The Whole Point of the Bible

By Brian Lowther

I had this remarkable conversation yesterday with a good friend of mine. For a little background, I’ll just mention that my friend was raised in a Christian home, went to a Christian school, got baptized as a young person and could count on one hand the number of times he missed church over the years. He’s also a fine person with a kind soul and a good heart.

We discussed the point of the Bible, which he described as, “God’s life manual.”

I said, “Basic Instructions Before Leaving Earth?”

He agreed. I asked him to sum up the whole Bible with one verse. He chose John 3:16.

Which prompted me to ask if he thought the whole point of the Bible is to get people a ticket into heaven.

He felt that a ”ticket into heaven” lacked sacredness, but essentially affirmed that it was indeed the whole point.

So I asked, “If the whole point is for people to believe in Jesus so they can get their ticket to heaven, why don’t we all go directly to heaven the moment we get saved?”

He responded, “If there were no Christians around, how would anyone else get saved?”

If the whole point is for people to believe in Jesus so they can get their ticket to heaven, why don’t we all go directly to heaven the moment we get saved?

“Ah. So would you say that the whole point of the Bible is both getting a ticket into heaven, and passing out tickets to others?”

We agreed that the Great Commission (Mat 28:19) was an additional good verse to sum up the Bible.

Then I asked, “Have you ever wondered if God is concerned with something more than just the salvation of human beings?”

He hadn’t ever wondered that.

So I expanded, “What I mean is, why did God create such an enormous and intricate universe? We’ve got stars as far away as the eye can see, and then we’ve got bacteria, which the eye can’t possibly see. Why did God create it so big, and so small at the same time? Doesn’t it seem sort of unnecessary if the whole point is about humans and getting them to heaven? What’s with all the complexity? Is it all just for our curiosity, or for his amusement?”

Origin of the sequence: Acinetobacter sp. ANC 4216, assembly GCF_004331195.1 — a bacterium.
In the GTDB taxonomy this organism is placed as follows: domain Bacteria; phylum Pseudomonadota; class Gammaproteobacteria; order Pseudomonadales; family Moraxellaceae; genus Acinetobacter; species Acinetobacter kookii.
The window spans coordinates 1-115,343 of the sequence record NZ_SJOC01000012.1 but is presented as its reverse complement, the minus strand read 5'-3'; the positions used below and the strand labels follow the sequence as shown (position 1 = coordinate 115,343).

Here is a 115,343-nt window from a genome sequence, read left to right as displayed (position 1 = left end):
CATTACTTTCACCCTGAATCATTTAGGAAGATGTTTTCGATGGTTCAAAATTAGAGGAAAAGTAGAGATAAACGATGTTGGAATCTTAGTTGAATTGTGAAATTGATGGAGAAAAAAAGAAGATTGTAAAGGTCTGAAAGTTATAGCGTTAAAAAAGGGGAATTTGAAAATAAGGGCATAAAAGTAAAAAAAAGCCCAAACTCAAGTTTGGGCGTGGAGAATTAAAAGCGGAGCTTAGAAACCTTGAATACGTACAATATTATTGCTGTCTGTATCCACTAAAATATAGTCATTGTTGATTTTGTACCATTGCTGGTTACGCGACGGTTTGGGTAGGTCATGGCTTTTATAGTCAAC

He didn’t have an answer.

Our discussion veered off in an odd direction. We talked about when the Pharisees told Jesus to rebuke his disciples for glorifying him, to which Jesus replied, “If they keep quiet, the stones will cry out.” (Luk 19:40) We talked about Abel’s blood crying out to God from the ground. (Gen 4:10) We discussed how the whole creation has been groaning and waiting in eager expectation for the children of God to be revealed. (Rom 8:22;19) We pondered whether God designed the universe with so much complexity because his eventual plan will include plants and animals, atoms, constellations, whales and dust mites glorifying him. And more than just through the intricate beauty of their design, actually crying out to glorify God.

I wanted to tie that all together with the concept that the universe is engulfed in a cosmic war between God and Satan, but it got a little fantastical, like a Tolkien novel, with trees and boulders fighting Satan.

So we stopped the conversation at that point. I can’t remember what we talked about next. It wasn’t nearly as interesting.

Posted on April 10, 2012 and filed under First 30.